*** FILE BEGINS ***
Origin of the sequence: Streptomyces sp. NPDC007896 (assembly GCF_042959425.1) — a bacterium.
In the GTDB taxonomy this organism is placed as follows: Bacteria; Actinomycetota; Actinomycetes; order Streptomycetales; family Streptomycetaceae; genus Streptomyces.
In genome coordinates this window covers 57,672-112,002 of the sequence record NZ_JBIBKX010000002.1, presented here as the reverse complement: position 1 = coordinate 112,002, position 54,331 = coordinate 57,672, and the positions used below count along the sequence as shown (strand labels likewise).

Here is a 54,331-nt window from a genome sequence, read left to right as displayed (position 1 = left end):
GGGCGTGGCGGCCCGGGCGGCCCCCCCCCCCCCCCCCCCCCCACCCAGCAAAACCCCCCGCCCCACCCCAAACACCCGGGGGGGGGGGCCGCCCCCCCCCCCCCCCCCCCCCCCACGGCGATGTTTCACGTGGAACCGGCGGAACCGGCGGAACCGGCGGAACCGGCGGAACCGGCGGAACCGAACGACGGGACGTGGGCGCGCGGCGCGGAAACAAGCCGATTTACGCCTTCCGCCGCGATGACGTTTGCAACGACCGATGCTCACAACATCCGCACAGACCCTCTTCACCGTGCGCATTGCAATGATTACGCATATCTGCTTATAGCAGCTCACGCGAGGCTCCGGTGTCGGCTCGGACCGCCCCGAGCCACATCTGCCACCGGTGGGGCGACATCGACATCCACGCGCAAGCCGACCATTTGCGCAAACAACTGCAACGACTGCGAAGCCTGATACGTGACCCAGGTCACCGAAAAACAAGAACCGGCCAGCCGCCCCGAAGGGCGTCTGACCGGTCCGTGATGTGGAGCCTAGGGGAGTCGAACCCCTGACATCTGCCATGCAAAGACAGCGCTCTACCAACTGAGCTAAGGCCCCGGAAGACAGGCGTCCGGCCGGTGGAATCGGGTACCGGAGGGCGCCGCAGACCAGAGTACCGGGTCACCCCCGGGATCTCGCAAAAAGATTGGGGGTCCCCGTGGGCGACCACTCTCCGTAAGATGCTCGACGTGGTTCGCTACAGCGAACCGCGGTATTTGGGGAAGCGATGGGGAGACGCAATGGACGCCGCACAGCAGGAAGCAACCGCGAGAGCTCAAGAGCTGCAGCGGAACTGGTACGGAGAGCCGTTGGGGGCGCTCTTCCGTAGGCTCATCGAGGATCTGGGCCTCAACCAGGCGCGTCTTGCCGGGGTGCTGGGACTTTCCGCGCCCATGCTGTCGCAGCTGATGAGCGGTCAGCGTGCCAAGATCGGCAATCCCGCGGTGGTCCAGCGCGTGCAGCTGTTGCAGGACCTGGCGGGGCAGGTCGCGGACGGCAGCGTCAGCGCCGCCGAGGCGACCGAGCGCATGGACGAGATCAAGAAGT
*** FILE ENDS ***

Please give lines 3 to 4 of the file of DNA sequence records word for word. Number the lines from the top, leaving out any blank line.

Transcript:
In genome coordinates this window covers 57,672-112,002 of the sequence record NZ_JBIBKX010000002.1, presented here as the reverse complement: position 1 = coordinate 112,002, position 54,331 = coordinate 57,672, and the positions used below count along the sequence as shown (strand labels likewise).

Here is a 54,331-nt window from a genome sequence, read left to right as displayed (position 1 = left end):